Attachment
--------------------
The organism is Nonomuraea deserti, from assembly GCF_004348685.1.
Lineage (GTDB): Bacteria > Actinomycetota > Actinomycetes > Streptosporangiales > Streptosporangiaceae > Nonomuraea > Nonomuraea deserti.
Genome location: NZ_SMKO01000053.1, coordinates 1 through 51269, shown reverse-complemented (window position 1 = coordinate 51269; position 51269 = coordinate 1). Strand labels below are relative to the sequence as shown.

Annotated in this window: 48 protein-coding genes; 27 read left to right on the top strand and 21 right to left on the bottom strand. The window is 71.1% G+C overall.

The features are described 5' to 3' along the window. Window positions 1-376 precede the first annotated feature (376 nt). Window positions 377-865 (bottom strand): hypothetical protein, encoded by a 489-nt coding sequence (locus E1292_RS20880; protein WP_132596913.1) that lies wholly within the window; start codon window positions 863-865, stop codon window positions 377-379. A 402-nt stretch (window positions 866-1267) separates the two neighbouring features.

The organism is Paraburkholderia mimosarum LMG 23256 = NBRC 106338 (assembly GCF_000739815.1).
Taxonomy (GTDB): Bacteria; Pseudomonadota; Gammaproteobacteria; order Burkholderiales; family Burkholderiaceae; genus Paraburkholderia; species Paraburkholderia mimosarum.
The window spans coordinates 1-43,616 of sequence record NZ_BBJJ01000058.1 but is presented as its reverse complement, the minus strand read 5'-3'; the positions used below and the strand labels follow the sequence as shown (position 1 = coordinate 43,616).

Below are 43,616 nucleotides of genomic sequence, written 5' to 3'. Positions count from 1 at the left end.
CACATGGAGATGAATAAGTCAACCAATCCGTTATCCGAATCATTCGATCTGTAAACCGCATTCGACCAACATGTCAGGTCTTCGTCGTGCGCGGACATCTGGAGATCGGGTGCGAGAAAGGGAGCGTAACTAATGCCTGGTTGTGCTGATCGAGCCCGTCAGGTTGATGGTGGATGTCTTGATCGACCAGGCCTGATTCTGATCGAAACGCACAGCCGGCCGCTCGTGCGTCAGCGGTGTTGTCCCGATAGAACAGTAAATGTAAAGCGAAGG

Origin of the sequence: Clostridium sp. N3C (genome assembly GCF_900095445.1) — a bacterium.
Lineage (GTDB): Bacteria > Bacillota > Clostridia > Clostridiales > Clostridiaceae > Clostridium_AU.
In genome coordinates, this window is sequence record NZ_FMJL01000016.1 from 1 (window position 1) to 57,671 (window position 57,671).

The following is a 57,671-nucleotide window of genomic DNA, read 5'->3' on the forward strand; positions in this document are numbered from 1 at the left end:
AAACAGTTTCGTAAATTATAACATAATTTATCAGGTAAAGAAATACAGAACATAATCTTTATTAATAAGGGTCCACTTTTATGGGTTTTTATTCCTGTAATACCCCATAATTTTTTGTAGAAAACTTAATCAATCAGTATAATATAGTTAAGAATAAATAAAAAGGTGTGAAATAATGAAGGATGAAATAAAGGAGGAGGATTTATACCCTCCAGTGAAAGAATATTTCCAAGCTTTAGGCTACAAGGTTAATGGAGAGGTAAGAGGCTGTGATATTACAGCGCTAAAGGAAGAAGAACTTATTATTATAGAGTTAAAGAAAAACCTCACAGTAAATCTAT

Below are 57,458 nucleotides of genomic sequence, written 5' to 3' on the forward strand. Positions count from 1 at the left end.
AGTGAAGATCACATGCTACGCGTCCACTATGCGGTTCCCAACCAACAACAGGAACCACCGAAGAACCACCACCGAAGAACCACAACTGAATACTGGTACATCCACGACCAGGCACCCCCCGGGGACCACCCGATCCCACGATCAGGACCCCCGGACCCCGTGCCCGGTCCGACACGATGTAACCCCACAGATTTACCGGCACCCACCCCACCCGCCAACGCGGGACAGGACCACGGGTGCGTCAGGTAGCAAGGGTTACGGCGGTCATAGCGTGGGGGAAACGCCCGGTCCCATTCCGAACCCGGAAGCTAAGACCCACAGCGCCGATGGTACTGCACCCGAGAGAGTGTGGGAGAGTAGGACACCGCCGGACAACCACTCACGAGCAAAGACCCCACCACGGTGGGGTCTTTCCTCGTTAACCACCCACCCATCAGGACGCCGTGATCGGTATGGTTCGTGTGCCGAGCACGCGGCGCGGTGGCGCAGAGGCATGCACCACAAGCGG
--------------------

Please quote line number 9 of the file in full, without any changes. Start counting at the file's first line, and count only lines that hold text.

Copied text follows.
Below are 43,616 nucleotides of genomic sequence, written 5' to 3'. Positions count from 1 at the left end.